PARMA, Ohio (WOIO) - Mark Reis said he can’t take it anymore.
“For the 43rd time now, my basement is completely destroyed. I had over a foot of water, we just got a brand new washer and dryer, that’s covered in mud," he said.
He’s lived in his home on Fruitland Drive for decades and has been keeping count of the flooding in his basement since 1987.
In 2018, he told 19 News’ Paul Orlousky about the struggle.
Reis has documented his struggle with the City since the 1980s and said no one has answers for him. He told 19 News he can’t sell his house feels like a prisoner in Parma.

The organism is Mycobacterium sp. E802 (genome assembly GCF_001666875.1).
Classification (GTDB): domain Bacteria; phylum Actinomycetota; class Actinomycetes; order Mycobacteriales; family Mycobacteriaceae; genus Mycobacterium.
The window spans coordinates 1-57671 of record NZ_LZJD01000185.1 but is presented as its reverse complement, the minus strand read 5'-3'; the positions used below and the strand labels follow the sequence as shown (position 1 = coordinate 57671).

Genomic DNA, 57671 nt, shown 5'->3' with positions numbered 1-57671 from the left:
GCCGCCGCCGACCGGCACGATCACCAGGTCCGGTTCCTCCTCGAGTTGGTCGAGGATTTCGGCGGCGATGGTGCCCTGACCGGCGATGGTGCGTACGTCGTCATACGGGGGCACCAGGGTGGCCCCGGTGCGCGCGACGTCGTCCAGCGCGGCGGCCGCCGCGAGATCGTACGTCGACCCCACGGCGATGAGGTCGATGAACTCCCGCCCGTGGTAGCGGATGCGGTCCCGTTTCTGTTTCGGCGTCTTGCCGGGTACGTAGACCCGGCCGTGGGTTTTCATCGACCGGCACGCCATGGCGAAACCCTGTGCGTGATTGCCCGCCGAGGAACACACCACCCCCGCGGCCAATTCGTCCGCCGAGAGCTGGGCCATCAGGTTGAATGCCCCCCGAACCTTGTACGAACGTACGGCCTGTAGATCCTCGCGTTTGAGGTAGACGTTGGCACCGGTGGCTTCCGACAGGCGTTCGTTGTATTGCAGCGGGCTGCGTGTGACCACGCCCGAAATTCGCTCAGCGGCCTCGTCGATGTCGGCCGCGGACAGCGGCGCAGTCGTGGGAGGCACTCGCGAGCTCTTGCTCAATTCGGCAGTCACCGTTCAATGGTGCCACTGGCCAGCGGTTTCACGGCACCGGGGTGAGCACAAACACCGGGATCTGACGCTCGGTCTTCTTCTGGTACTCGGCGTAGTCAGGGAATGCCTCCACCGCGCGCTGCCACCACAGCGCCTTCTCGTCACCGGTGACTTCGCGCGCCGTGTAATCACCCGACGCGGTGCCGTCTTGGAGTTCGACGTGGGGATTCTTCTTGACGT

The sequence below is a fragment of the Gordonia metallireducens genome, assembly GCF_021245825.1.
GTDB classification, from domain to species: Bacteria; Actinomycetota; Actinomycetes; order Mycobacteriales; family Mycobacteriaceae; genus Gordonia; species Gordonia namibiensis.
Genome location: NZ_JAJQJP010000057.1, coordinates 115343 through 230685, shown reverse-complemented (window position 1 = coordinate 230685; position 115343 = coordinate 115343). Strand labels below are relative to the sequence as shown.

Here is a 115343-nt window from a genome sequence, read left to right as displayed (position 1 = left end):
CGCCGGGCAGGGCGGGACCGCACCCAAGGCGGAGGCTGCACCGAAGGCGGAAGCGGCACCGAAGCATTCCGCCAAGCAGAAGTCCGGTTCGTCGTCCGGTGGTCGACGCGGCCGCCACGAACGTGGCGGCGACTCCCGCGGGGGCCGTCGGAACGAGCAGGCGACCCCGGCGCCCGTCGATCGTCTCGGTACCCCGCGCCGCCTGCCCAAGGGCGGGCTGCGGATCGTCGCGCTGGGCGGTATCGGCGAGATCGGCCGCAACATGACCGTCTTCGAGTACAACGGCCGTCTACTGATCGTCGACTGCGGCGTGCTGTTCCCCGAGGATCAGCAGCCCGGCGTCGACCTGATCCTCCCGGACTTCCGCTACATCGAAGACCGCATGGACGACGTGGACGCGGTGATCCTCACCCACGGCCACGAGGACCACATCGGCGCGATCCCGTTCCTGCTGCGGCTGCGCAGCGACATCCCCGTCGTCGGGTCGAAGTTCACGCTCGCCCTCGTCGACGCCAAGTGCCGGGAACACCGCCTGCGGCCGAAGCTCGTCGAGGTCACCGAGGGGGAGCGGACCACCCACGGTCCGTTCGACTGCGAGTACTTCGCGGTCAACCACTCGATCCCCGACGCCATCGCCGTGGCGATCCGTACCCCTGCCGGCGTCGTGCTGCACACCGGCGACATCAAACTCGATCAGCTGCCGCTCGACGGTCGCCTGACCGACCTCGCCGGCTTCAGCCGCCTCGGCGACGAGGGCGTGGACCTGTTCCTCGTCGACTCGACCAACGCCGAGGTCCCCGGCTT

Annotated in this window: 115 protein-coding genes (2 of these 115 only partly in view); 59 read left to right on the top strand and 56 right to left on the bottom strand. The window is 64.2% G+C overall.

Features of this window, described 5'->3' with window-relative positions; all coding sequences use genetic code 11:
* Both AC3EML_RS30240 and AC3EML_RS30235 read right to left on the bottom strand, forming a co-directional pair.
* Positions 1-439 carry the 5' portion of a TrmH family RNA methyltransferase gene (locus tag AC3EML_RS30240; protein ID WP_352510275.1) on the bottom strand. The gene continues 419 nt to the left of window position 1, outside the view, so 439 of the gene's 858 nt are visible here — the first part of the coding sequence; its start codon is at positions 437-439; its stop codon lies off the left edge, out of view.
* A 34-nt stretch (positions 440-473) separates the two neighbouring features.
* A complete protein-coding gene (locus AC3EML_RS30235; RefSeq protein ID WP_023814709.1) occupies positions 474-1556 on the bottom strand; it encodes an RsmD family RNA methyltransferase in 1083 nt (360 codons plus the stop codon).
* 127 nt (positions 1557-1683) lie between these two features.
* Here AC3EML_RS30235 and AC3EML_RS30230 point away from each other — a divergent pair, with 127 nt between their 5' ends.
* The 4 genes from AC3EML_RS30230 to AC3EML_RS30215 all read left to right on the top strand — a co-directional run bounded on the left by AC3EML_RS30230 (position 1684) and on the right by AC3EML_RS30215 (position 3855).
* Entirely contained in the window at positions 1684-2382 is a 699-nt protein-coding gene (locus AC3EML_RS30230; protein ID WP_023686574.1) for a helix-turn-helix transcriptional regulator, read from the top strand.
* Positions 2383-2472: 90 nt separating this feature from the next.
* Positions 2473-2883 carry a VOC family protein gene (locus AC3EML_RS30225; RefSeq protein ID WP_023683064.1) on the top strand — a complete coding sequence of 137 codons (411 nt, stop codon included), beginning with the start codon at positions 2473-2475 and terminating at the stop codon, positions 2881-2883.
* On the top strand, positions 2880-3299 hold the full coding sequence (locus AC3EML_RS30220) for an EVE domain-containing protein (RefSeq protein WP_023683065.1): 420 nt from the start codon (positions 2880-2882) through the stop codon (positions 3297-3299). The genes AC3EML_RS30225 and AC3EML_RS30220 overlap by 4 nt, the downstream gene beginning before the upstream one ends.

“I recently just got released from the hospital. I had some serious medical issues at the beginning of the year, I had multiple strokes and a week later I had a heart attack so I’m at home now, thank God but there’s no way I can clean this up. Everything down there is covered in mud and destroyed," Reis said.
And he's not the only one. 19 News cameras were rolling as neighbors lugged out soggy items from their homes.
“It’s bad, I’ve been up since 2 o clock. Get everything off the floor, put everything on the ping pong table," said some neighbors.
“What do you want the city of Parma to do?" asked 19 News reporter Sia Nyorkor
“At this point, they need to buy this house from me because I can’t sell it or tear it down and put it in a retention pond for my neighbors. I can’t take it,” Reis said.
City leaders wrote on Facebook that they are working on an action plan for the pickup and disposal of those flood damaged items.